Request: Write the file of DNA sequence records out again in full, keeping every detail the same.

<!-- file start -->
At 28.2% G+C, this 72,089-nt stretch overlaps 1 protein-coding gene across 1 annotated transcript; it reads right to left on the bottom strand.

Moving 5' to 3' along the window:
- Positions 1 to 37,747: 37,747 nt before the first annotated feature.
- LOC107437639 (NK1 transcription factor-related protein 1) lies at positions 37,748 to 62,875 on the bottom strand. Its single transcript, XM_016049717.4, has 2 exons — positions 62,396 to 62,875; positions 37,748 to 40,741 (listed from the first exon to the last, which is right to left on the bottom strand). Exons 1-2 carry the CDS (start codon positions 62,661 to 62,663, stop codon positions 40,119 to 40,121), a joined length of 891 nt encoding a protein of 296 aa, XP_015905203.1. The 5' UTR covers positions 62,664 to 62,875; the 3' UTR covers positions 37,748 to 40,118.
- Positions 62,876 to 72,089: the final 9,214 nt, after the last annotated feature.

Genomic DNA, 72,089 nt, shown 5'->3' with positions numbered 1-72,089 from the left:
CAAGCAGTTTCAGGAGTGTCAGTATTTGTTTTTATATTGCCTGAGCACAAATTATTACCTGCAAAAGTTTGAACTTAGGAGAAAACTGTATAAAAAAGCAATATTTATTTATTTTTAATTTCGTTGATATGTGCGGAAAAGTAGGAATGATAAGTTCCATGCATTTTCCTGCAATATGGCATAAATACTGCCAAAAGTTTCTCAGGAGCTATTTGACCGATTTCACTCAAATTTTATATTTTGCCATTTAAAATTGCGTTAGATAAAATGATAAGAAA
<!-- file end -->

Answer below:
At 28.2% G+C, this 72,089-nt stretch overlaps 1 protein-coding gene across 1 annotated transcript; it reads right to left on the bottom strand.

Moving 5' to 3' along the window:
- Positions 1 to 37,747: 37,747 nt before the first annotated feature.
- LOC107437639 (NK1 transcription factor-related protein 1) lies at positions 37,748 to 62,875 on the bottom strand. Its single transcript, XM_016049717.4, has 2 exons — positions 62,396 to 62,875; positions 37,748 to 40,741 (listed from the first exon to the last, which is right to left on the bottom strand). Exons 1-2 carry the CDS (start codon positions 62,661 to 62,663, stop codon positions 40,119 to 40,121), a joined length of 891 nt encoding a protein of 296 aa, XP_015905203.1. The 5' UTR covers positions 62,664 to 62,875; the 3' UTR covers positions 37,748 to 40,118.
- Positions 62,876 to 72,089: the final 9,214 nt, after the last annotated feature.

Genomic DNA, 72,089 nt, shown 5'->3' with positions numbered 1-72,089 from the left:
CAAGCAGTTTCAGGAGTGTCAGTATTTGTTTTTATATTGCCTGAGCACAAATTATTACCTGCAAAAGTTTGAACTTAGGAGAAAACTGTATAAAAAAGCAATATTTATTTATTTTTAATTTCGTTGATATGTGCGGAAAAGTAGGAATGATAAGTTCCATGCATTTTCCTGCAATATGGCATAAATACTGCCAAAAGTTTCTCAGGAGCTATTTGACCGATTTCACTCAAATTTTATATTTTGCCATTTAAAATTGCGTTAGATAAAATGATAAGAAA